Thanks for the combined state

Thanks for the combined state/nonce suggestion, I agree that's nice and might be a better way for the implementation docs to suggest.

Also, yeah, a delete operation would be good, I don't remember how much that was discussed, we may  beover-relying on the intention that the data is all temporary to that page load session.

When LTI adopted the OIDC flow in order to be more standardized, and also importantly solve the security problem that the same browser that starts the LTI launch flow needs to be the one finishing it, it also introduced a dependency on cookies to even do an LTI launch at all. So regardless of whether a tool required cookies on its own for sessions, LTI added a new dependency. This specification creates the work around for that dependency that was added.

There isn't a generic solution to applications that require cookies for session and want to live in an iFrame without busting out. There are many strategies for dealing with those situations and the browser community seems to be moving forward on the sandboxing approaches that I think will be a huge benefit to the LTI community. So hopefully that will continue to evolve and make developer lives easier for these issues.


Re: Thanks for the combined state

Thanks for the reply, Bracken. However, I remain unclear about the statement that an LTI 1.3 launch has a dependency on cookies. All the draft spec appears to do is provide a place where a tool can store data (state and nonce in this case). But tools could equally use their own storage solution to store this data; the absence of cookies does not prevent tools from being able to store data, though when cookies are available this is the typical solution. For example, a tool could use a memory cache for saving the state and nonce values, or just use a database table. Since I would expect a tool to be checking that the target_link_uri value has not changed between the initiate login request and the response to the authentication request (the LTI 1.3 spec requires these to be the same), it is going to have to store this value too. It could use the storage provided by the platform for this (though this is not mentioned in the spec), but it could equally store it locally. If a tool did wish to use a session when cookies are being blocked it could also just include the session ID within the value passed as the state, thereby also avoiding the need for this storage. So am I missing something still, or is this spec just providing an alternative way for tools to store data when handling an incoming LTI message, and it is not actually necessary for LTI 1.3 to function when cookies are blocked?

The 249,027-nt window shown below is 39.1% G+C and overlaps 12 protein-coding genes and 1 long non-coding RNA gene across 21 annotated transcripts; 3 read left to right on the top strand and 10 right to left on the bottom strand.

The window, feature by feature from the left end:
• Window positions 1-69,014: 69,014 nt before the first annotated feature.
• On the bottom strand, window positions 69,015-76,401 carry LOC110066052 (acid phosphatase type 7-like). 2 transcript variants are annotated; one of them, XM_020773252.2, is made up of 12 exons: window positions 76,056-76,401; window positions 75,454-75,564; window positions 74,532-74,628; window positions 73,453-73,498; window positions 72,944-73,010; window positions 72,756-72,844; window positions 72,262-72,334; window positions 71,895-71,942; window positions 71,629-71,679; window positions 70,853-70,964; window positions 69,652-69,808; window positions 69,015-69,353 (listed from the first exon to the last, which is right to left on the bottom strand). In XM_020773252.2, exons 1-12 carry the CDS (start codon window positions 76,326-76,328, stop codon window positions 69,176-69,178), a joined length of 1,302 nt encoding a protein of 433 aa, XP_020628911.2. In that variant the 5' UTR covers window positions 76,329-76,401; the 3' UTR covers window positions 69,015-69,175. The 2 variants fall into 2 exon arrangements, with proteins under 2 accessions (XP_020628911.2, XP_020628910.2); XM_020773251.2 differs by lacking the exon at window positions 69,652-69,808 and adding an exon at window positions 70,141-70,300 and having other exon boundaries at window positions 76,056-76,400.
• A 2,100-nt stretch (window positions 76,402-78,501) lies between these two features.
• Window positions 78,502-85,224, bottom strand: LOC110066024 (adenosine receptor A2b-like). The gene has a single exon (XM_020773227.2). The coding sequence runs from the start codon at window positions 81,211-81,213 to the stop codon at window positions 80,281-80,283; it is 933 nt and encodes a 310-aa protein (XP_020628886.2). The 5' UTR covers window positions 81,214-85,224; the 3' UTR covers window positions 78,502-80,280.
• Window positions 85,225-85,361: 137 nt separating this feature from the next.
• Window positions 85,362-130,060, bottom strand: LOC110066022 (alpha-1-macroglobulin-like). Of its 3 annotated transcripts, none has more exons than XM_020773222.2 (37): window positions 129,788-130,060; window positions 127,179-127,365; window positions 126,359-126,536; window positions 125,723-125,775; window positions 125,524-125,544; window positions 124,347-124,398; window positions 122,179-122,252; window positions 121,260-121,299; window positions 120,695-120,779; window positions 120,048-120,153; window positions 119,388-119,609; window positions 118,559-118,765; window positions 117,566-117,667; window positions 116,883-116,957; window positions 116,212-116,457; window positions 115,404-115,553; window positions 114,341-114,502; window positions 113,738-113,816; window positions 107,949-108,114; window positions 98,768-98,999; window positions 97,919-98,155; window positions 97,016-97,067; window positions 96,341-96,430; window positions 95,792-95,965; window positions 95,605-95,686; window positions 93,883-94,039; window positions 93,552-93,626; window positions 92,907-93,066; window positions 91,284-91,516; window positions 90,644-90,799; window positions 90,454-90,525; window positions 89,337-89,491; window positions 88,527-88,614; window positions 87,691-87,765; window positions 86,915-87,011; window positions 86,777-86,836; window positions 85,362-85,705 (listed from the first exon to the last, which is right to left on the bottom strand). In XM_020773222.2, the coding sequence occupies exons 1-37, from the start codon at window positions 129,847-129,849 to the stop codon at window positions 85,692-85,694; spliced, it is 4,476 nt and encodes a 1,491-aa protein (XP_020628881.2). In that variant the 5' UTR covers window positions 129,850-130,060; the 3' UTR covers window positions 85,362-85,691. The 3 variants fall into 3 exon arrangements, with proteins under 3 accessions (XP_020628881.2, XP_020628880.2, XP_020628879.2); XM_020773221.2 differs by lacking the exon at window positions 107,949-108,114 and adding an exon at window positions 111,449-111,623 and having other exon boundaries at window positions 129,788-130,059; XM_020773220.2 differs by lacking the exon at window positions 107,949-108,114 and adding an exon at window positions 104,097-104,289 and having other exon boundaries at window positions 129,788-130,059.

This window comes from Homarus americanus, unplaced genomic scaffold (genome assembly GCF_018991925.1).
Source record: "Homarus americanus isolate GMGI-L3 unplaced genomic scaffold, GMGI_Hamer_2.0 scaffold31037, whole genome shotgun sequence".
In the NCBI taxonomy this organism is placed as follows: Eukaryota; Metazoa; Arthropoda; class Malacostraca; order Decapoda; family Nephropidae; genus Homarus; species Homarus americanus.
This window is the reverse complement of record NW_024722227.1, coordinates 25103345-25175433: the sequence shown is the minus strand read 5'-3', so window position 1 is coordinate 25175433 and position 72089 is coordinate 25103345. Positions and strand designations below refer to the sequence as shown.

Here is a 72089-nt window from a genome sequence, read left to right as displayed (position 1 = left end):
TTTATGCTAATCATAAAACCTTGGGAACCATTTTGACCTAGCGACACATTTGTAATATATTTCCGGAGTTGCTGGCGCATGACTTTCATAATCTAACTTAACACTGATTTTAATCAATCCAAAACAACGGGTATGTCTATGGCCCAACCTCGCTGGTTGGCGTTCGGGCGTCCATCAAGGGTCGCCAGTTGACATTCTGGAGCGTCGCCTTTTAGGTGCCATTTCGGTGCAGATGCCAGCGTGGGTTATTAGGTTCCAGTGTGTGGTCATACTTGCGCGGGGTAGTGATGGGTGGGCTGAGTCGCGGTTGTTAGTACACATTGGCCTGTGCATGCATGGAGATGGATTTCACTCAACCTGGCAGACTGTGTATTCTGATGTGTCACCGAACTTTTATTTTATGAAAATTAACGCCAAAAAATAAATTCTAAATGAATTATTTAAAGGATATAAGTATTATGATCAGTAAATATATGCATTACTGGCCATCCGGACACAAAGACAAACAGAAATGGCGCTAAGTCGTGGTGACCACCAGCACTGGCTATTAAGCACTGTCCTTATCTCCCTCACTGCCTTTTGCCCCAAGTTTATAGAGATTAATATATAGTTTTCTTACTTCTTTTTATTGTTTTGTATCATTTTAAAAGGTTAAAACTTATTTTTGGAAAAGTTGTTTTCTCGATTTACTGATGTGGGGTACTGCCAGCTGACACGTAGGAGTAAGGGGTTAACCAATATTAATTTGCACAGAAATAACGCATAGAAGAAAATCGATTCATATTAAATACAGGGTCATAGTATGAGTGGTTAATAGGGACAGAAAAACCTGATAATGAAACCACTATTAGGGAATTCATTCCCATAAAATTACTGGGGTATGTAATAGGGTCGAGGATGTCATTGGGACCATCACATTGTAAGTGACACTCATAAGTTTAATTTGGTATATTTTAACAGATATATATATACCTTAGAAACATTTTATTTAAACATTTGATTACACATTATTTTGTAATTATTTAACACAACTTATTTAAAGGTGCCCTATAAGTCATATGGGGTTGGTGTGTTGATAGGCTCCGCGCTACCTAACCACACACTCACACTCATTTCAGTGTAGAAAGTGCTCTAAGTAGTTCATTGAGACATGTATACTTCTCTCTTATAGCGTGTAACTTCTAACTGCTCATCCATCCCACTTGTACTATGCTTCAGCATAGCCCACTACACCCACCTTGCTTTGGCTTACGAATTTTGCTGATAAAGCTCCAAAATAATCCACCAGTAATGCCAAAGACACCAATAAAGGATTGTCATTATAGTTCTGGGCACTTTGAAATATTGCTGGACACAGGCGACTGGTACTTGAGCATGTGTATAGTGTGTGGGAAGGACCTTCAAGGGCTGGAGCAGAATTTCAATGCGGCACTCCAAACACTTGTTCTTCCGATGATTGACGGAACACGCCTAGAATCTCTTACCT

Do you (or anyone else) have any comments on the suggestions I made in my earlier message to simplify this spec? In particular, avoiding offering two places in which to specify the name of the storage frame and treating the lti_storage_frame parameter in the same way as the other additional login parameters (like the lti_message_hint and lti_deployment_id) so they are all found in the same place.


It is required to validate

It is required to validate that the same browser that started the LTI launch is the one finishing it, and the way OIDC validates that is by having the state saved client side then you compare that to what you have server side during the OIDC Auth Response. A tool that only validates state via server-side data is not fulfilling the steps necessary for that OIDC requirement.

So, if a tool does not have cookies available to transmit that client side state, they need another client side means to do that. That's what this spec is meant to provide.


I missed that lti_storage

I missed that lti_storage_frame  comment, I'll bring that up to the group, though it may be too late in the process to update that.

Re: It is required to validate

Thanks for the quick reply. Since the cookie is just passed as a header in the request message, it would also be possible for this to be faked so surely it cannot be 100% reliable. The use of the storage in the platform's browser frame seems to me to be the only method of being 100% sure that the response came from the same browser session. In which case why not make the use of this spec required for all LTI messages, whether cookies are available, or not?